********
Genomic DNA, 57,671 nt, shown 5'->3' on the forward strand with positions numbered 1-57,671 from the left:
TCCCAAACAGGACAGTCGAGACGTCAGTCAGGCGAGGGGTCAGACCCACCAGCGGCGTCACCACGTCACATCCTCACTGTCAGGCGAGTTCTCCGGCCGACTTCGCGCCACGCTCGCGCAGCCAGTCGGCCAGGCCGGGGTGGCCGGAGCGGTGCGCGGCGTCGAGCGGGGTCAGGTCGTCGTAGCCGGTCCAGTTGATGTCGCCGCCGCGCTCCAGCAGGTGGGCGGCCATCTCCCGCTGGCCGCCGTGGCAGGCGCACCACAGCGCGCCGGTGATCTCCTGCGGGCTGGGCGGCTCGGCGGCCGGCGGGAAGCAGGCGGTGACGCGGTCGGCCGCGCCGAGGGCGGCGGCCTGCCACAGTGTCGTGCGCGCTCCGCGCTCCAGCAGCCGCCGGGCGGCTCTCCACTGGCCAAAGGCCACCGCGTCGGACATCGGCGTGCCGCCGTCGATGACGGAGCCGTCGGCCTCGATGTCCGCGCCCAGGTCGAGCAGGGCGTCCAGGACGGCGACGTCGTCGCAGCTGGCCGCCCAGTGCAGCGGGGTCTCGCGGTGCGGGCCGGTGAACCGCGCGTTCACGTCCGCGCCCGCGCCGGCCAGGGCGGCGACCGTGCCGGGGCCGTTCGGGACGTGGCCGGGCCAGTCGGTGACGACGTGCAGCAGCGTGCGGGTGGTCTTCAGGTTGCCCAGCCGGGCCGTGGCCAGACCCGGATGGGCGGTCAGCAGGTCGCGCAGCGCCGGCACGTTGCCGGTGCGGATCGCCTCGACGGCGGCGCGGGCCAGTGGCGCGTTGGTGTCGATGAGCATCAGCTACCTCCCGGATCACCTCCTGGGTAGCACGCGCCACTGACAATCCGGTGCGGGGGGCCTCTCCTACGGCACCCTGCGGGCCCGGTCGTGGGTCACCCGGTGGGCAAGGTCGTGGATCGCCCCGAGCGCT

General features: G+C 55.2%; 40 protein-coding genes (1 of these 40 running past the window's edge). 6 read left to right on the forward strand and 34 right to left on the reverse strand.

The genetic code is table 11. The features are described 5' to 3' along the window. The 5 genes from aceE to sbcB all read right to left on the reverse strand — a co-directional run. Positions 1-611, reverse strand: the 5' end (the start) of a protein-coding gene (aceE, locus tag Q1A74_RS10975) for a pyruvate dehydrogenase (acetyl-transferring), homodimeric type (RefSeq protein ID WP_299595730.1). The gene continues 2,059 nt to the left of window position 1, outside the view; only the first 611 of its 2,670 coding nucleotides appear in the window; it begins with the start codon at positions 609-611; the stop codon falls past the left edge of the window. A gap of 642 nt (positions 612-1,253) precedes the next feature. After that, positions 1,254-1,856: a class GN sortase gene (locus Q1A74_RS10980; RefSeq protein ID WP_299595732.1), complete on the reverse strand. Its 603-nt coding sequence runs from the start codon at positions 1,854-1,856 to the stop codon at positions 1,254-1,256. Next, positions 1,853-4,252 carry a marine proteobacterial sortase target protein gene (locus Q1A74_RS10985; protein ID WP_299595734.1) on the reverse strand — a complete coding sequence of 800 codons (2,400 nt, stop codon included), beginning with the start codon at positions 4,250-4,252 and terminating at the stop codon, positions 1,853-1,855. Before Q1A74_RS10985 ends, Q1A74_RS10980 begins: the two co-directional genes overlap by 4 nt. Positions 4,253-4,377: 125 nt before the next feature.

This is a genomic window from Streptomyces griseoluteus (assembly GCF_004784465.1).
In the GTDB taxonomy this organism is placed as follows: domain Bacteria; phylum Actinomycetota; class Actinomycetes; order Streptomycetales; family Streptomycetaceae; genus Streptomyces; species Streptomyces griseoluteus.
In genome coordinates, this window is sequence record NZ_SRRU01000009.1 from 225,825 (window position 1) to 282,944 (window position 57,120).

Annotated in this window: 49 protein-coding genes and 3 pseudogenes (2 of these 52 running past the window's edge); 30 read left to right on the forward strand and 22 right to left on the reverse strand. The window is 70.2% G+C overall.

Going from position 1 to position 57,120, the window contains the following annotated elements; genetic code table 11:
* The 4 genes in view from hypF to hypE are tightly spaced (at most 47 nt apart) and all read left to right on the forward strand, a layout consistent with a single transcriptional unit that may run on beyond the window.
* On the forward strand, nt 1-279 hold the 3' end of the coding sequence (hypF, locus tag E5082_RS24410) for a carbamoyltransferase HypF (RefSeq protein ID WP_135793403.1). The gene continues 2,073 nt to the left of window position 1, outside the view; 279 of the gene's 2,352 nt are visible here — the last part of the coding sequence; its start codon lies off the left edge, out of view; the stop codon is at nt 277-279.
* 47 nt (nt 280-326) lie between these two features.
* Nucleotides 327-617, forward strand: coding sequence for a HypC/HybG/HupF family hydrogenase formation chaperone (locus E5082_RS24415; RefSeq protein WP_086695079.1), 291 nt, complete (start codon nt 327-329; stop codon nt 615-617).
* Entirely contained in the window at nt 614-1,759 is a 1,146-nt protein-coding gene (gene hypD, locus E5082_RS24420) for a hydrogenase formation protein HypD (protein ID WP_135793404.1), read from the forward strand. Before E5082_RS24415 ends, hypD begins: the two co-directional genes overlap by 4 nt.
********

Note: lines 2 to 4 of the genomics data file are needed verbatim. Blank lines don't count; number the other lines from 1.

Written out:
TCCCAAACAGGACAGTCGAGACGTCAGTCAGGCGAGGGGTCAGACCCACCAGCGGCGTCACCACGTCACATCCTCACTGTCAGGCGAGTTCTCCGGCCGACTTCGCGCCACGCTCGCGCAGCCAGTCGGCCAGGCCGGGGTGGCCGGAGCGGTGCGCGGCGTCGAGCGGGGTCAGGTCGTCGTAGCCGGTCCAGTTGATGTCGCCGCCGCGCTCCAGCAGGTGGGCGGCCATCTCCCGCTGGCCGCCGTGGCAGGCGCACCACAGCGCGCCGGTGATCTCCTGCGGGCTGGGCGGCTCGGCGGCCGGCGGGAAGCAGGCGGTGACGCGGTCGGCCGCGCCGAGGGCGGCGGCCTGCCACAGTGTCGTGCGCGCTCCGCGCTCCAGCAGCCGCCGGGCGGCTCTCCACTGGCCAAAGGCCACCGCGTCGGACATCGGCGTGCCGCCGTCGATGACGGAGCCGTCGGCCTCGATGTCCGCGCCCAGGTCGAGCAGGGCGTCCAGGACGGCGACGTCGTCGCAGCTGGCCGCCCAGTGCAGCGGGGTCTCGCGGTGCGGGCCGGTGAACCGCGCGTTCACGTCCGCGCCCGCGCCGGCCAGGGCGGCGACCGTGCCGGGGCCGTTCGGGACGTGGCCGGGCCAGTCGGTGACGACGTGCAGCAGCGTGCGGGTGGTCTTCAGGTTGCCCAGCCGGGCCGTGGCCAGACCCGGATGGGCGGTCAGCAGGTCGCGCAGCGCCGGCACGTTGCCGGTGCGGATCGCCTCGACGGCGGCGCGGGCCAGTGGCGCGTTGGTGTCGATGAGCATCAGCTACCTCCCGGATCACCTCCTGGGTAGCACGCGCCACTGACAATCCGGTGCGGGGGGCCTCTCCTACGGCACCCTGCGGGCCCGGTCGTGGGTCACCCGGTGGGCAAGGTCGTGGATCGCCCCGAGCGCT

General features: G+C 55.2%; 40 protein-coding genes (1 of these 40 running past the window's edge). 6 read left to right on the forward strand and 34 right to left on the reverse strand.

The genetic code is table 11. The features are described 5' to 3' along the window. The 5 genes from aceE to sbcB all read right to left on the reverse strand — a co-directional run. Positions 1-611, reverse strand: the 5' end (the start) of a protein-coding gene (aceE, locus tag Q1A74_RS10975) for a pyruvate dehydrogenase (acetyl-transferring), homodimeric type (RefSeq protein ID WP_299595730.1). The gene continues 2,059 nt to the left of window position 1, outside the view; only the first 611 of its 2,670 coding nucleotides appear in the window; it begins with the start codon at positions 609-611; the stop codon falls past the left edge of the window. A gap of 642 nt (positions 612-1,253) precedes the next feature. After that, positions 1,254-1,856: a class GN sortase gene (locus Q1A74_RS10980; RefSeq protein ID WP_299595732.1), complete on the reverse strand. Its 603-nt coding sequence runs from the start codon at positions 1,854-1,856 to the stop codon at positions 1,254-1,256. Next, positions 1,853-4,252 carry a marine proteobacterial sortase target protein gene (locus Q1A74_RS10985; protein ID WP_299595734.1) on the reverse strand — a complete coding sequence of 800 codons (2,400 nt, stop codon included), beginning with the start codon at positions 4,250-4,252 and terminating at the stop codon, positions 1,853-1,855. Before Q1A74_RS10985 ends, Q1A74_RS10980 begins: the two co-directional genes overlap by 4 nt. Positions 4,253-4,377: 125 nt before the next feature.